Transient simulation for a hydrant closure or opening

Product(s): HAMMER
Version(s): V8i, CONNECT Edition
Area: Modeling


How can I model a transient simulation of a hydrant closing or opening too quickly?


A hydrant closure or opening transient event can be modeled in HAMMER using one of two approaches:

Discharge To Atmosphere

A Discharge to Atmosphere (D2A) element can be used to model a hydrant closure, if you are comfortable with assuming a simple linear closure. First, lay out a D2A node element at the hydrant location. Set "discharge element type" to "Valve", and the "Valve Initial Status" appropriately. If you're modeling a hydrant closing, set it to "open". If you're modeling a hydrant opening, set it to "closed".

The characteristics of the opening are modeled by way of the "typical flow" and "typical pressure drop". See more on this in the relevant section of the article linked to at the bottom of this article.

For a hydrant, you might enter the typical pressure and flow as the flow and pressure observed in a field test when the hydrant was opened. You are basically defining an orifice size by way of the "typical" flow and pressure drop fields. By supplying one pair of pressure and flow, HAMMER can figure out the relationship based on the orifice equation that gives the pressure drop for any flow value. So, if unsure, you can use the orifice equation along with the size of your opening and an estimate of the "head" (pressure head drop) to solve for the typical flow. Selecting a pressure head drop close to a typical value you might see under normal operating conditions will yield the most accurate pressure/flow relationship during both the initial conditions and transient simulation.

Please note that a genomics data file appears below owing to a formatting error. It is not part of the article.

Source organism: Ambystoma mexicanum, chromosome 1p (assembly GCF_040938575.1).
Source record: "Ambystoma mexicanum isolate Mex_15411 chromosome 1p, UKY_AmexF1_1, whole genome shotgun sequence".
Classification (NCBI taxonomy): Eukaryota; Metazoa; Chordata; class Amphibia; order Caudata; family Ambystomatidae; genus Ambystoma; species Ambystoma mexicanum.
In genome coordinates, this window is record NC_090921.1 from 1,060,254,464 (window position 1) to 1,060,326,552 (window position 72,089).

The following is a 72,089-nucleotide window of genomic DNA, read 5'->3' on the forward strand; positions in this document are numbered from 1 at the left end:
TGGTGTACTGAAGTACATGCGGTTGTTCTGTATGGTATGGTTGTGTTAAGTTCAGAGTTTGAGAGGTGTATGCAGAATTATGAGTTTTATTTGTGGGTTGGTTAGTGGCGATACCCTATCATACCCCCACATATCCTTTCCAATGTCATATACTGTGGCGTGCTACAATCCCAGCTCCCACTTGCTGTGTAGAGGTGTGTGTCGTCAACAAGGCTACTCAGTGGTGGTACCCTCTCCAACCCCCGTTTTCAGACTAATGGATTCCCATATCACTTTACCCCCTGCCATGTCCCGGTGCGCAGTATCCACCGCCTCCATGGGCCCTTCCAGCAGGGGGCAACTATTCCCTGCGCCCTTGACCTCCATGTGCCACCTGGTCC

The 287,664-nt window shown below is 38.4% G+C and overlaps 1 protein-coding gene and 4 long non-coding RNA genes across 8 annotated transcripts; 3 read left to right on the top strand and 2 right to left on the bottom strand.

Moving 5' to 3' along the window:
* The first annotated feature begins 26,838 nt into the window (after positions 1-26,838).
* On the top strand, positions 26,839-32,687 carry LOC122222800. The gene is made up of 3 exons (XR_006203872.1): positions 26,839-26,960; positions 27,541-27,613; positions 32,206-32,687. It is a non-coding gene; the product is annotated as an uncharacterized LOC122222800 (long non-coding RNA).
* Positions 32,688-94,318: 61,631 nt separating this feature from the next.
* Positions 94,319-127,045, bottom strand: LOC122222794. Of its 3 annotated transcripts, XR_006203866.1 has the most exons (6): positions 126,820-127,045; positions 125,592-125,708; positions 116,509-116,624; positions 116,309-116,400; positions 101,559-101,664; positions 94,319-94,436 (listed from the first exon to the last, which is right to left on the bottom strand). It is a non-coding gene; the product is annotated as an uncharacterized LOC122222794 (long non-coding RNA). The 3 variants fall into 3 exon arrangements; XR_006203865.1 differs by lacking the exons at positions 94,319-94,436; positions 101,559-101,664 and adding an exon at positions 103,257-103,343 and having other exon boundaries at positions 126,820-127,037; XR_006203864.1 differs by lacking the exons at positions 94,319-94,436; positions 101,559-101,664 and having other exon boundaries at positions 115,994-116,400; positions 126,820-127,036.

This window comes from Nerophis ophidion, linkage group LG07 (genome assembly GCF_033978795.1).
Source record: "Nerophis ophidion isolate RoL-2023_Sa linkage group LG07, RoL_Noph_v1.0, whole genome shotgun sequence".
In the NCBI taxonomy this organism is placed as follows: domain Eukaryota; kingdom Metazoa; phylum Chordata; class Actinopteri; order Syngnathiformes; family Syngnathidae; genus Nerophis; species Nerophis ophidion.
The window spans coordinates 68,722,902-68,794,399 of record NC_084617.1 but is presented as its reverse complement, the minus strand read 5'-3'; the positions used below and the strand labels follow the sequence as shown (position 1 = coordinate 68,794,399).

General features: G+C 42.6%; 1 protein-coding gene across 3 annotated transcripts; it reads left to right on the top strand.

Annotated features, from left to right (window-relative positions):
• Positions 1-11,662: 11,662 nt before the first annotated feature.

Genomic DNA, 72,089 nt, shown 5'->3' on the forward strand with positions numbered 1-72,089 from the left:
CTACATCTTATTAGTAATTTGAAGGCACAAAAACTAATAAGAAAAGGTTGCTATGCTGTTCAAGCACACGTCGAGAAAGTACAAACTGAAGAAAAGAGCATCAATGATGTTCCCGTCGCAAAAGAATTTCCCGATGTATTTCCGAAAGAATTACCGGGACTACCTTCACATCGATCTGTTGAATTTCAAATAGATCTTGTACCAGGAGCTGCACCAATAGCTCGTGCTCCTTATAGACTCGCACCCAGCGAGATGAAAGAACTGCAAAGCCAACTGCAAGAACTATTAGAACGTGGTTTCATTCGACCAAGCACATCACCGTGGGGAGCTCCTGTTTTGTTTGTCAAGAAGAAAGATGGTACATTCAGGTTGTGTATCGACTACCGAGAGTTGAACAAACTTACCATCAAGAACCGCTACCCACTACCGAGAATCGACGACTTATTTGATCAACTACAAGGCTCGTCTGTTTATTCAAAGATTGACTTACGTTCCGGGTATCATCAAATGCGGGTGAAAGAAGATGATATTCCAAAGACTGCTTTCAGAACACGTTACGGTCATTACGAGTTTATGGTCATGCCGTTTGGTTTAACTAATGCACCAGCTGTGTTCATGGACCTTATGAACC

Note: a standard 2.5 in. (100 mm) hydrant outlet would have a pressure drop of roughly 10 psi at 500 gpm. 

For an example of this, see the hydrant scenarios in the example model "Discharge_To_Atmosphere_Example.wtg", included in your HAMMER installation. It is located in the "Samples" folder within the installation folder.


If you need more control over the closure of the valve itself, you can use the Throttle Control Valve (TCV) element, with a pipe downstream of it followed by a demand or a D2A. The demand would be set up to model the hydrant flow. If the hydrant should be initially closed, use a D2A node downstream of the valve instead, as its outflow is pressure dependent even in the initial conditions and therefore it will have zero outflow when the valve is initially closed, yet will have outflow when it starts to open during the transient simulation.

If using a D2A downstream of the TCV, configure its "Discharge element type" as "orifice" and enter the typical flow and pressure drop fields (see above and in the link below for more information on that).

For the TCV, you can then configure the coefficient type, initial position, valve characteristics, and operating rule pattern. This gives you full control over what the hydrant is doing including how fast it is opened or closed. You can even model a closure and opening in the same simulation using an appropriate operating rule. See more in the link below for modeling the TCV.

See Also

Modeling Reference - Discharge To Atmosphere

Modeling Reference - Valves

Modeling An Initially Partially Closed Valve